One thing that remains unchanged is the developers' drive to build an environmentally conscious structure.
"It is our intent to make this a LEED-certified building, hopefully with a silver rating," said architect James Gerou of Einhorn Yaffee Prescott Architecture.
To that end, solar panels are planned for the roof, panels made from recycled materials will comprise the building's exterior, unobtrusive lighting will be featured in the 300-space parking lot and 26 of the site's 34 acres will remain undisturbed.
The design of the building is undeniably modern, with slopping roofs and sleek sides. Some argued that it won't fit into the rural character of the area, and could even be distracting to passersby on Route 9.
Nearby resident Mark Hammond, who has been concerned with how the project will impact the view from his house, said that the building will clash with the surrounding historic barns, churches and home designs.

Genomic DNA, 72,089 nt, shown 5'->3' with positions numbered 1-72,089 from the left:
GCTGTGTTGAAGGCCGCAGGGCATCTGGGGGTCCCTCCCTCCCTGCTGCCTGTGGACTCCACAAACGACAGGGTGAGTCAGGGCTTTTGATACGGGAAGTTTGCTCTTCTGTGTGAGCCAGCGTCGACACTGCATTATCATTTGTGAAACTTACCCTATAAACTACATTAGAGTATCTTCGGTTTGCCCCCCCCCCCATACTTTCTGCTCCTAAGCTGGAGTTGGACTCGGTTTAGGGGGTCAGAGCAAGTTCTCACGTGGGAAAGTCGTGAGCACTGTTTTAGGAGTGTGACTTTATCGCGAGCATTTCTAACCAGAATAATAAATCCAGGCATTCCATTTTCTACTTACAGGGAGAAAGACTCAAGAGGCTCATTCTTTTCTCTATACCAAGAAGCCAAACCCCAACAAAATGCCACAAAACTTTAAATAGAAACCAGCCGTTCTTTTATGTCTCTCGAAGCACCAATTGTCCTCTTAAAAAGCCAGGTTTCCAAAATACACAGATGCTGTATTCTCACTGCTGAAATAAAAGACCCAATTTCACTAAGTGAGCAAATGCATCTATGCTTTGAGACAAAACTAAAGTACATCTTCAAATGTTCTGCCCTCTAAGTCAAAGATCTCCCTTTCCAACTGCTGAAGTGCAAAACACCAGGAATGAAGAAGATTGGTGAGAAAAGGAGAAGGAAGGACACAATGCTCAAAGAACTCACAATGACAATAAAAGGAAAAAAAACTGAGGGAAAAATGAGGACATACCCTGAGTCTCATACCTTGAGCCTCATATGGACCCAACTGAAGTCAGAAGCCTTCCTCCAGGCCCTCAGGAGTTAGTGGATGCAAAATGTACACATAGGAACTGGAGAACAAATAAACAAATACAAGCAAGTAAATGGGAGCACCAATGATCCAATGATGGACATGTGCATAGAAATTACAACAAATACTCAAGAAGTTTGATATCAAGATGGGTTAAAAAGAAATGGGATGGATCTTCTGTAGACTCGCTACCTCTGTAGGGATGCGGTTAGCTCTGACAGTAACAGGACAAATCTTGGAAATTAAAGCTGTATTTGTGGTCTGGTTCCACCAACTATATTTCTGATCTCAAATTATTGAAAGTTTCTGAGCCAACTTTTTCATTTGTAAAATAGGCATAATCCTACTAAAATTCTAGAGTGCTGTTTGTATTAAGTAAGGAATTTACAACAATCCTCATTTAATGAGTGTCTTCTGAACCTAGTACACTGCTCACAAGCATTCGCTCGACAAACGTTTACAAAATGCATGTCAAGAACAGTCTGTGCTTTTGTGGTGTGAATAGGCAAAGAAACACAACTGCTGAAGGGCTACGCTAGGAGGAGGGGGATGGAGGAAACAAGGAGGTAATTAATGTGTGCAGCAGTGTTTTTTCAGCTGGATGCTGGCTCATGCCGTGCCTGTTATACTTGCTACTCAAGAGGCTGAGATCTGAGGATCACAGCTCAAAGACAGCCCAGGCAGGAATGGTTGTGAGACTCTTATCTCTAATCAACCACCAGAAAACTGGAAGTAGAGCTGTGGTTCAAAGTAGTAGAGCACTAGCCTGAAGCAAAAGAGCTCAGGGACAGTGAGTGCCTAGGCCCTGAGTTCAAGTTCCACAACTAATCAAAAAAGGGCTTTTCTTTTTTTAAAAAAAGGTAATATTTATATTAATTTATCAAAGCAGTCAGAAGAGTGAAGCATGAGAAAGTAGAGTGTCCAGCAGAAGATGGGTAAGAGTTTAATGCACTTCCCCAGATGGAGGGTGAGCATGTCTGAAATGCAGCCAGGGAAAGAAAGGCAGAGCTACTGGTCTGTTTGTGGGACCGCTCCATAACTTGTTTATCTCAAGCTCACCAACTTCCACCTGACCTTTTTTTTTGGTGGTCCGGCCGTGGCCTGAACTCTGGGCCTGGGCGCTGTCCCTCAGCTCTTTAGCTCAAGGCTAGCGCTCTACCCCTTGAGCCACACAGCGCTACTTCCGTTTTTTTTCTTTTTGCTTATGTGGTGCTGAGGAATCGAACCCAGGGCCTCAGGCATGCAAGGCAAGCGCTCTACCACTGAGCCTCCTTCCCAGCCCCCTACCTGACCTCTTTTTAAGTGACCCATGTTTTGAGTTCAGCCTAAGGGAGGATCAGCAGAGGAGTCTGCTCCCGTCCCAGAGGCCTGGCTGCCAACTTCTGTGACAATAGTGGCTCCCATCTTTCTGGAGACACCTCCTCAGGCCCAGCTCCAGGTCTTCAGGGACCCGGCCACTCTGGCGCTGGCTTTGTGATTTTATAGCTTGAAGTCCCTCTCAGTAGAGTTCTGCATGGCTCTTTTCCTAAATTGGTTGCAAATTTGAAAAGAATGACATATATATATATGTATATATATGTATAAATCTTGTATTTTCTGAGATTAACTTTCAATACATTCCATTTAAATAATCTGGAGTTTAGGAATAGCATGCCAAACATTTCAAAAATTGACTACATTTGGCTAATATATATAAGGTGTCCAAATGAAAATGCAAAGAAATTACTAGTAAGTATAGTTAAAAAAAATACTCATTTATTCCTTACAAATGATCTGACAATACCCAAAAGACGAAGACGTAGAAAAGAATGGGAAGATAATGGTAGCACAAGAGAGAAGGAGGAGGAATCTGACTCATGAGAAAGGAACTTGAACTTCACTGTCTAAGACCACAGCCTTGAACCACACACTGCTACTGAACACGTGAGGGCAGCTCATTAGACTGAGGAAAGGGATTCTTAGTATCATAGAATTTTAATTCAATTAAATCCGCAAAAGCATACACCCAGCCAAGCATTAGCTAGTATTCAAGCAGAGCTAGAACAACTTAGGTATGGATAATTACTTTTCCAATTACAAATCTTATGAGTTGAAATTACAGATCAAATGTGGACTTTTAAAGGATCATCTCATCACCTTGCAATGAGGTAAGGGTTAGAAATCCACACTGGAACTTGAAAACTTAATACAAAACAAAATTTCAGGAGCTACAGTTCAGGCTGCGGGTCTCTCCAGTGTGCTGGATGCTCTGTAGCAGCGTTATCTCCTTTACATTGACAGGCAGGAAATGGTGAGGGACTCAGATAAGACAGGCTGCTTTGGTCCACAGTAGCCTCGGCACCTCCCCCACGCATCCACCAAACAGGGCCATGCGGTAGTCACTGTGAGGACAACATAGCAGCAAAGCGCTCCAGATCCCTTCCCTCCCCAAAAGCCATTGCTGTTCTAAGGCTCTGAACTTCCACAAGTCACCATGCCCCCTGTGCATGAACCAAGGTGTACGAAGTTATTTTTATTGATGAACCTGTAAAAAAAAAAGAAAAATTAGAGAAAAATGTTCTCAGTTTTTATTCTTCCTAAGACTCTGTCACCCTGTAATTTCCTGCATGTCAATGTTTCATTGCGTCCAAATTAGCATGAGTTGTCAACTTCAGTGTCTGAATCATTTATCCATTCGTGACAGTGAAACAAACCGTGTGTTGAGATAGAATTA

"It's going to change the entire look of that area," he argued. "It's what the town used to be, and it's what the town is moving away from."
But what traffic on Route 9 will see was deemed secondary to how it will be directly affected by the project. There will be no direct connection to Route 9. Instead, traffic will travel for a short distance on Hearn Road before turning.
That change raised eyebrows among board members and the audience gathered for a public hearing, who were concerned that increased traffic turning left on to busy Route 9 would create dangerous situations.
"Making a left turn out of Hearn Road on to Route 9 is a real bear," said Fred Lee, a member of the Malta Ridge Fire Department, which has a station on Hearn. "We'll have an increased number of traffic accidents that we'll have to respond to at Hearn Road."